University of Vermont Extension
Department of Plant and Soil Science
GARLIC AND OTHER OCTOBER GARDENING TIPS
Leonard Perry, UVM Extension
garden tools, digging and storing dahlias, and planting garlic are
some of the
gardening tips for this month.
preparing tools for storage by cleaning them once you're finished
Wipe the soil off shovels, spades, and trowels using a rag or wire
wipe blades with an oiled cloth. Make sure pruners are free from
dirt and plant
debris, and wipe down the blades with the oiled cloth. Empty any
pots of dead plants
and soil, adding the debris to the compost pile unless the plants
diseased. In that case, dispose of the plants in the garbage or a
away from your garden. Rinse pots, or better yet, soak them in a
water to which some bleach (one part to nine parts water) has been
for a half hour or so, then rinse well.
the first frost blackens the foliage of dahlias (or if a hard freeze
predicted), cut off the stems about 6 inches above the tubers.
the clumps with a spade or fork, and rinse them off. Let them dry
out of direct
sun and wind for a day (not too long or they'll begin to shrivel).
tuber clumps whole, or carefully separate the tubers from the stem,
to include any "eyes" (small, raised nubs near where the tubers
attach to the main stem) with each tuber. These are the future
tubers in ventilated plastic bags filled with peat moss,
sawdust. Place bags in a box and keep them in a dark, 35- to
location. Check every week or two to
make sure they aren’t too wet, or shriveling from dryness.
garlic now for harvesting next summer. Purchase garlic sold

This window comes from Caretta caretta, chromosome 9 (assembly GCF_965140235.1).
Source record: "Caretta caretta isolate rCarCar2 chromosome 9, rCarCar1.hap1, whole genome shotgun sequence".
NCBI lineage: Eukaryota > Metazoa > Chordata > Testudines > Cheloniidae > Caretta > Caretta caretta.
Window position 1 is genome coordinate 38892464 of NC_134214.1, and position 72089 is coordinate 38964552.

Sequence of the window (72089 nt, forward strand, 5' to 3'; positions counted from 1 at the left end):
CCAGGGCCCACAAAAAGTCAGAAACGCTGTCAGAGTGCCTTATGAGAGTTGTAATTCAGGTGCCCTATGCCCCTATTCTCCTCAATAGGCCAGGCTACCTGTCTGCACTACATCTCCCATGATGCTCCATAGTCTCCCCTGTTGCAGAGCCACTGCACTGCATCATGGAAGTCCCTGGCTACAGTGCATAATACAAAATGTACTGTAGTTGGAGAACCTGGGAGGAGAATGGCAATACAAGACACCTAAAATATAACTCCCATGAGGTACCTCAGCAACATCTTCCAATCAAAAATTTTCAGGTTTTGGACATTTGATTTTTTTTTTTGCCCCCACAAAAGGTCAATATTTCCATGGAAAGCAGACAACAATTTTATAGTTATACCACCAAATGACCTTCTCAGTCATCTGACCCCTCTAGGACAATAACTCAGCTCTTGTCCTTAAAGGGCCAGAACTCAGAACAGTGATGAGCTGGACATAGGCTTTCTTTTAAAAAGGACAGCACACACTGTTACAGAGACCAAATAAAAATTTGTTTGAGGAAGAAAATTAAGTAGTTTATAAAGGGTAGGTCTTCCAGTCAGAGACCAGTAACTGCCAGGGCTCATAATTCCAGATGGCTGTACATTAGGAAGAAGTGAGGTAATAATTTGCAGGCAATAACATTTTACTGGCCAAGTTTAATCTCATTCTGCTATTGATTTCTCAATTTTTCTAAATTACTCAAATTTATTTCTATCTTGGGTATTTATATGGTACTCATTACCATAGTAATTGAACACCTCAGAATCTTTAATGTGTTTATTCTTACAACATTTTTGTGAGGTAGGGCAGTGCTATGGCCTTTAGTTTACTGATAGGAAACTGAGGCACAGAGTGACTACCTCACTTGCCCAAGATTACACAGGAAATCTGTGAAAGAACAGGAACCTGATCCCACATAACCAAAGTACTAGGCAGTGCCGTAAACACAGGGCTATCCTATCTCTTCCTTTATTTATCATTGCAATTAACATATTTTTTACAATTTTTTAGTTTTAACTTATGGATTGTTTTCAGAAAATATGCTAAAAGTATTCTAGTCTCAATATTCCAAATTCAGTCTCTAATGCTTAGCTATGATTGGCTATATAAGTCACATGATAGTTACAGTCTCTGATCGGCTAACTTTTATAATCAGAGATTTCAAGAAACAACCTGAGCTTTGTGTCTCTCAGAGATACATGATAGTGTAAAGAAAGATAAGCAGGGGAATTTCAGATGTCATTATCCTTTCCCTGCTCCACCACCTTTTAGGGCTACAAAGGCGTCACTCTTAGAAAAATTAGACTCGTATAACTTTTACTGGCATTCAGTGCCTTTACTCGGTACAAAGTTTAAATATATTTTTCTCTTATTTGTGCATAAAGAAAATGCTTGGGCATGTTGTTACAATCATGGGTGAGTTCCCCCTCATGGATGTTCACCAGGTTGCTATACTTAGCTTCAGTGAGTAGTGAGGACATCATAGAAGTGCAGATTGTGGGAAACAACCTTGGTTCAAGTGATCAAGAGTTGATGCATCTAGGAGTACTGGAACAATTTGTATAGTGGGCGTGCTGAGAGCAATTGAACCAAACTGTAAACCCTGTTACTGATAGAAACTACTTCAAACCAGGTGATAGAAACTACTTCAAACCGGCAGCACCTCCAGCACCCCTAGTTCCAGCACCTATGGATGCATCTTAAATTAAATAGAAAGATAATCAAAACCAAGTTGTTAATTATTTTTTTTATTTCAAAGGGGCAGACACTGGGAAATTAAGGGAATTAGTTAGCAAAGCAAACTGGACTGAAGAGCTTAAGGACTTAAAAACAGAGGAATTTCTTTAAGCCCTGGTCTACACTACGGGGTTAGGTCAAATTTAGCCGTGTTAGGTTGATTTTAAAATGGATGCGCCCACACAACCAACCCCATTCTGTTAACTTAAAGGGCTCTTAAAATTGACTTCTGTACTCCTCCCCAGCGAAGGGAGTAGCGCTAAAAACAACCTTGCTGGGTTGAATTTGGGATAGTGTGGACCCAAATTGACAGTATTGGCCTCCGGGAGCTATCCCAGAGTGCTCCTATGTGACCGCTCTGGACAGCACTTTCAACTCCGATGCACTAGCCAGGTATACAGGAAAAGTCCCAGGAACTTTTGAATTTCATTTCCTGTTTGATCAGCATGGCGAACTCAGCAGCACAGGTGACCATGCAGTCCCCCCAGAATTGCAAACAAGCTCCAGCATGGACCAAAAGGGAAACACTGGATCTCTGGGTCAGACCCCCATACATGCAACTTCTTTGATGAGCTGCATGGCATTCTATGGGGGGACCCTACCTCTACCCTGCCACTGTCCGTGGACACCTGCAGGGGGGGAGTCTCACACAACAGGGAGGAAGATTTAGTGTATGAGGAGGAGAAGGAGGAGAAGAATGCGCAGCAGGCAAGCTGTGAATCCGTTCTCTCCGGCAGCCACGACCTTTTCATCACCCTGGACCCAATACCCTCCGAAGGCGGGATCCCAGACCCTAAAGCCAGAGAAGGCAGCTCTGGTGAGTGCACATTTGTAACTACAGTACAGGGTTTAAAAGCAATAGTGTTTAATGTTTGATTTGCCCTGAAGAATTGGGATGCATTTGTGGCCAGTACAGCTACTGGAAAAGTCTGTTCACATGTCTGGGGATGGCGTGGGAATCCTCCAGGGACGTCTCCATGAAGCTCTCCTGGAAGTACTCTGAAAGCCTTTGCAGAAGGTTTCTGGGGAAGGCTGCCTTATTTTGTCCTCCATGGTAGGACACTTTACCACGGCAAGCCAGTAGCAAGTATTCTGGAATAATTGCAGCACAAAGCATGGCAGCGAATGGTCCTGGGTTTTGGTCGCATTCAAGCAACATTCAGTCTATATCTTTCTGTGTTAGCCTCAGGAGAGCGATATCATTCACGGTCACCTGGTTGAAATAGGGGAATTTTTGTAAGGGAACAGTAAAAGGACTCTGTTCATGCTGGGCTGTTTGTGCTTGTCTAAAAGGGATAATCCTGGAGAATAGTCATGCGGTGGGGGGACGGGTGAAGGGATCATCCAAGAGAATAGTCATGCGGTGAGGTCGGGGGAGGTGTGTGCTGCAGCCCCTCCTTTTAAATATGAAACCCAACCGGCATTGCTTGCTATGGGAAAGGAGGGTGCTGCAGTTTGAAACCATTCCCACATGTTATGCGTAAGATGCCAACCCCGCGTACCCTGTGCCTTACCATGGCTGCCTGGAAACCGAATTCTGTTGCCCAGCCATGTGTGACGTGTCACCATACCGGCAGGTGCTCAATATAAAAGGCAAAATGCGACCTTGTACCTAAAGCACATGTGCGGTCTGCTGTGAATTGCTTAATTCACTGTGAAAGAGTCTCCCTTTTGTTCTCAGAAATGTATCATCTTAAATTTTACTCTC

planting, locally adapted varieties from garden stores being best.
non-organic, supermarket garlic may have been treated to inhibit
Break the garlic head into individual cloves, keeping the largest
planting. (Use the small cloves for cooking.)
Add compost before planting. Plant cloves about 2 inches deep, and
apart with the pointed side up. Try some different varieties to see
prefer. Mulch the bed well with straw.
pruning woody plants now because it will encourage a flush of new
may be damaged by the upcoming cold temperatures. Instead, wait
winter or early spring to prune most trees and shrubs. (Exceptions
to this rule
are spring-blooming shrubs, such as lilacs and rhododendrons, which
pruned after flowering.)
you test your soil and add any needed amendments now, the soil will
for planting when you are in the spring. Some amendments take time
down and become available to plants. If you have a nearby state
Service office, you can take advantage of their low-priced soil
service. Or get a do-it-yourself kit. Most plants prefer a slightly
with a pH of 6.5 to 6.8 (a pH of 7 is neutral). New England soils
tend to be
acidic and frequently require the addition of lime. Soil can vary
even within a yard, so if you notice different characteristics of
the soil in different beds, test them separately.
you haven't yet done so, cover your late crops of lettuce and
polyester row covers to keep them warmer as the night temperatures
dip close to
freezing. The covers also will keep the leaves from getting damaged
(Charlie Nardozzi is a nationally known horticulturist,
author, gardening consultant, and garden coach; CharlieNardozzi.com).